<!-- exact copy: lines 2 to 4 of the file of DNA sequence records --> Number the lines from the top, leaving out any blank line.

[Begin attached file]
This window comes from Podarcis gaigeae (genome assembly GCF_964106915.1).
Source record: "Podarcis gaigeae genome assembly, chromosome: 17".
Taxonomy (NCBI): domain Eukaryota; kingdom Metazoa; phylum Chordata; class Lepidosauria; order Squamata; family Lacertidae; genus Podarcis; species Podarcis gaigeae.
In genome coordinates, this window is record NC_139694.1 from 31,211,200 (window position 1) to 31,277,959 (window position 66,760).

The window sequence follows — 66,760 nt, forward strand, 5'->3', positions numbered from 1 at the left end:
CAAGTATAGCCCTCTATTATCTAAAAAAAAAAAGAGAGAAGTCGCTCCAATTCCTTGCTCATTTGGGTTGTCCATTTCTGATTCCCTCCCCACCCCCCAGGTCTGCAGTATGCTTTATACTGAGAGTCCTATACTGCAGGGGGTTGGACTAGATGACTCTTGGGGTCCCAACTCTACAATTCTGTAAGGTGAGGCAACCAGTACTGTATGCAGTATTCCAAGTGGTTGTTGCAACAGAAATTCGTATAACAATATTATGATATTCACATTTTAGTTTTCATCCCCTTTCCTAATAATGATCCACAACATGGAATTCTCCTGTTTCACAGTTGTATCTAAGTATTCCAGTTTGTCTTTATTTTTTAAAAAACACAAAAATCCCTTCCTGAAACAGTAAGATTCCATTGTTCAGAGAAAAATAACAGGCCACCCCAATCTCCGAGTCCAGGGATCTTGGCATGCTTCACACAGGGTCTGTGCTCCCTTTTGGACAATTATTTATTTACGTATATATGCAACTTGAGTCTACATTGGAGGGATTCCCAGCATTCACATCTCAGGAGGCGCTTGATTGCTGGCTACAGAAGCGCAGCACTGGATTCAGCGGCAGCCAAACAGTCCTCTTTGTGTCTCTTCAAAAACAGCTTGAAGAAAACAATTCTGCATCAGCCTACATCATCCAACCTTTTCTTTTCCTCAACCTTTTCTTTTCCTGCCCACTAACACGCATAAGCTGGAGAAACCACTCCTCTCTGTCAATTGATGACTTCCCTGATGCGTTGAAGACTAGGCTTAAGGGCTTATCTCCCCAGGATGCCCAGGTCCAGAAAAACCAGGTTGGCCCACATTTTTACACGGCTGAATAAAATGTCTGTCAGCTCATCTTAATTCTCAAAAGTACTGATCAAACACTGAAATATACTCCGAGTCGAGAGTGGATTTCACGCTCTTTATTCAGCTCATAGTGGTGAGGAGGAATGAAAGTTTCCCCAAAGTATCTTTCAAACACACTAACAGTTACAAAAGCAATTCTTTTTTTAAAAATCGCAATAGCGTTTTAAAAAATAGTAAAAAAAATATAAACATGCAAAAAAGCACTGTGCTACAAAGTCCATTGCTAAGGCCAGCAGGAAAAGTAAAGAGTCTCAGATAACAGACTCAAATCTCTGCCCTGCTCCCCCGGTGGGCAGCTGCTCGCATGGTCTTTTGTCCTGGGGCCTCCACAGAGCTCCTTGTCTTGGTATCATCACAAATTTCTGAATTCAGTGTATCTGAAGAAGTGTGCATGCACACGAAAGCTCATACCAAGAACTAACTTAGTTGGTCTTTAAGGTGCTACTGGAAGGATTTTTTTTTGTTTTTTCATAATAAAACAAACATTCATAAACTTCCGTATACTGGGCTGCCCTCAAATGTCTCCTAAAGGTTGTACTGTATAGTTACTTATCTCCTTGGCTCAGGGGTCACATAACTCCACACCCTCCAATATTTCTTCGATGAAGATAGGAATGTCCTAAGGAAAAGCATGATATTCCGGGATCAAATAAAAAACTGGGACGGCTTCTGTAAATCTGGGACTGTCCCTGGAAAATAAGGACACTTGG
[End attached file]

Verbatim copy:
Source record: "Podarcis gaigeae genome assembly, chromosome: 17".
Taxonomy (NCBI): domain Eukaryota; kingdom Metazoa; phylum Chordata; class Lepidosauria; order Squamata; family Lacertidae; genus Podarcis; species Podarcis gaigeae.
In genome coordinates, this window is record NC_139694.1 from 31,211,200 (window position 1) to 31,277,959 (window position 66,760).